If you've caught...well, any of the teen flicks that were churned out at the tail end of the '90s, picture any one of those with a stack of giddy teen-pop songs chucked around every few minutes. Troy (Zac Efron) is just trying to shoot some hoops with his father-slash-coach as the last few hours of a family vacation dwindle to a close, but he's dragged out of the gym and shoved on-stage to belt out some karaoke with Gabriella (Vanessa Hudgens), an adorable mathlete type. It's a meet-cute, yeah, and they barely manage to swap phone numbers before Troy's shuttled back home to Albuquerque. Once he's skulking the halls of East High again, Troy tries to push that whole musical number out of his head. After all, the state championship is lurking in the wings, and if he's gonna lead the Wildcats to an oversized trophy, he needs to get his head back in the game.
Only...wait, who's that new girl who just transferred in? Audible gasp! It's Gabriella! Reunited 'cause it feels so good, the two of them toy with the idea of auditioning for the lead roles in East High's big winter musical, but the odds are stacked the other way. Troy shies away from stepping up on stage since jocks aren't supposed to sing, the big brains on the scholastic team are gunning for Gabriella to lead them to victory too, and snobby drama Wonder Twins Sharpay (Ashley Tisdale) and Ryan (Lucas Grabeel) aren't all that keen on finally squaring off against any real competition. Since High School Musical devours pretty much every last page in the Big Book of Teen Flick Clichés, you're looking at a budding romance that's (sniffles!) torn apart, the championship coming down to one last shot with just a few seconds left on the board, all sorts of lessons about being true to yourself and what friendship really means...y'know, you've heard this song before, although that's really not the point.
Okay, so we're not talking about a dazzlingly original screenplay, but who cares? High School Musical is just a ridiculous amount of fun. They may not be seasoned actors or anything, but the clean-scrubbed cast is charming straight across the board, and the hefty stack of teen-pop songs -- everything from piano-driven ballads to samba to squeaky-shoes-hip-hop -- kept my head bobbing from start to finish. Director/choreographer Kenny Ortega keeps the pace breezing along, and the movie's propelled by such charm and wide-eyed enthusiasm from its cast that things never have a chance to drag. Even its clumsier moments wind up feeling kind of endearing. With as cute, good-natured, and unrelentingly sweet as it is, what's the point in being cynical? Recommended.
The original High School Musical made the rounds on DVD a couple of times, but the movie had always been center-cropped to the same boxy aspect ratio as its basic cable debut. The framing spreads out to 1.78:1 in high-def, though, adding more detail on the left and right of the screen. The photography isn't polished to the same glossy sheen as the sequels that'd follow, but High School Musical still looks pretty terrific on Blu-ray. There's a decent sense of clarity and detail, the palette doesn't sparkle like the following two installments but is still expectedly bright and colorful, and the faint sheen of film grain is easily shrugged off.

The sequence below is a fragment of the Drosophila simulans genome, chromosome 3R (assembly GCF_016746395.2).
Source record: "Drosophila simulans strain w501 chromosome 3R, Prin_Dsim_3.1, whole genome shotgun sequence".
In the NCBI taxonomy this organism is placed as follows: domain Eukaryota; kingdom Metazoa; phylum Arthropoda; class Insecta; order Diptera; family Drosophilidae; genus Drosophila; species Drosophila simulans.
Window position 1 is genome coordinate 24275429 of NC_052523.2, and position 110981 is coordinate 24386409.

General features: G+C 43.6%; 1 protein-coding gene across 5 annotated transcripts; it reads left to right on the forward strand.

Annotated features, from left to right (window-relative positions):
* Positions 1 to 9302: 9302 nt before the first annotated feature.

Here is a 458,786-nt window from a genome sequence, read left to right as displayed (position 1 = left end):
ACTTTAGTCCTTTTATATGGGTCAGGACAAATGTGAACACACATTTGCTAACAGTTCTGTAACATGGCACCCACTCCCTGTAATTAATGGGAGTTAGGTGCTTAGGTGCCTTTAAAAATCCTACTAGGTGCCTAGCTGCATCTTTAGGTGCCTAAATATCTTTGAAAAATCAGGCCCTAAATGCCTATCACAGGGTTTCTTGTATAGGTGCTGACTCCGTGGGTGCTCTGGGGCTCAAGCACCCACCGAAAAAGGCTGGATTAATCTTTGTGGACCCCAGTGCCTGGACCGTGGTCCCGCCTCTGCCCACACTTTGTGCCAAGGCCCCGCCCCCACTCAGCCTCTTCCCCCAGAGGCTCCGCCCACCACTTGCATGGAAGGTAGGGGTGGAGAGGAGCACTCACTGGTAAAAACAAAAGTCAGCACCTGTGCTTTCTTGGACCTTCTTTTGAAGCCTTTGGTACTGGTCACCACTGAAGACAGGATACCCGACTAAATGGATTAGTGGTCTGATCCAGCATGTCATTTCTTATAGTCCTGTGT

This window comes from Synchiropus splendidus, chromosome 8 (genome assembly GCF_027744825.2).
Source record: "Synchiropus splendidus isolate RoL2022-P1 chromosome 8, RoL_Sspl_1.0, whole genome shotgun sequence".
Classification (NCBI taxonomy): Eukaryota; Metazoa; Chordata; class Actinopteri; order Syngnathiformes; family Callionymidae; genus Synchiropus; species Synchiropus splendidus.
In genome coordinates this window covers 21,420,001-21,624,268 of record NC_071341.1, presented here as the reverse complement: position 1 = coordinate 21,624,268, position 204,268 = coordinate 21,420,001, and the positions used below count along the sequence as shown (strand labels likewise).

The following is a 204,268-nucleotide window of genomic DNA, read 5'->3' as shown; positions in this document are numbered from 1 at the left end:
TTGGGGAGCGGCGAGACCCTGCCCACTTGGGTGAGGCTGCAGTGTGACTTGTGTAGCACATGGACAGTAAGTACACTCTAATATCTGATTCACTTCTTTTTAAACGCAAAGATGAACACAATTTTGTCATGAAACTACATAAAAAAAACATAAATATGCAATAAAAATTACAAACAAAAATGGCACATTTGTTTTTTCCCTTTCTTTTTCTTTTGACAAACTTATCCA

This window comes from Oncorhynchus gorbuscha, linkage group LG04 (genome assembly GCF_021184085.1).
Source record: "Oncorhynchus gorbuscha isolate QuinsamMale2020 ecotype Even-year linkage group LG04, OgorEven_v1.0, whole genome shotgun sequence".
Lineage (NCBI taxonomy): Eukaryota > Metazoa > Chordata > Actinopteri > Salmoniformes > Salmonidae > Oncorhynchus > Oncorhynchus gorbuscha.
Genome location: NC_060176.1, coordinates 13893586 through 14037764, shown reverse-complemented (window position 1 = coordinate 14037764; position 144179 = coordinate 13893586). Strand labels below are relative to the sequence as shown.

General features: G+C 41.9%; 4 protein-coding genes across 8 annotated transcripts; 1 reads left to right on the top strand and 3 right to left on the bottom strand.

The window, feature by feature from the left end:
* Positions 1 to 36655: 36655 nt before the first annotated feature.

High School Musical belts out its soundtrack in 24-bit, uncompressed PCM 5.1, and the music really does sound great. It doesn't sport that same colossal production as either of the sequels, no, but the instrumentation is clear and distinct, the vocals are sparklingly clean, and it's backed by a tight, punchy low-end. Since the movie really was just geared towards the small screen, the mix sticks predominately to the front speakers, reserving the surrounds for some light atmospheric color. This is a solid track, though.
Disney has piled on a sprawling selection of Dolby Digital 5.1 tracks: English, French, Spanish, Swedish, Norwegian, and Dutch. The long list of subtitles includes streams in English (traditional and SDH), French, Spanish, Swedish, Norwegian, Dutch, Finnish, and Icelandic.
It kind of goes without saying that the bulk of the extras are anchored around the music. There are five videos -- "I Can't Take My Eyes Off of You", "We're All in This Together" (including a second video for the remix), "Breaking Free (Remix)", and "Eres Tu" -- along with a color-coded subtitle track that belts out all of the lyrics as the movie unspools. The cast of High School Musical piles into the gym for a dancealong to "Get'cha Head in the Game" and "We're All in This Together", showing off some of the key moves step-by-step. Director Kenny Ortega turns up with a couple of dancers to do the same with "Bop to the Top", and mashing a button on your remote will hop from one angle to another if you're holding out for a better view.
"Bringing It All Together" spends eight minutes breezing through the eclectic stack of music in the movie, the casting process, recording the soundtrack, hammering out the choreography, and the grueling weeks of rehearsals. Rounding out the extras are a quick peek at the red carpet for High School Musical's first DVD release and a chat with the cast about how heading up a pop culture phenomenon has so completely changed their lives.
All of High School Musical's extras are served up in standard definition, by the way.
The Final Word
I know I'm not exactly the Disney Channel's target demo, but I'm still hopelessly charmed by the cute, cheerful, and unrelentingly poppy High School Musical. The extras are kind of lean for this sort of pop culture juggernaut, but it's still a decent set and an easy purchase for the tens of millions of fans of the franchise. Recommended.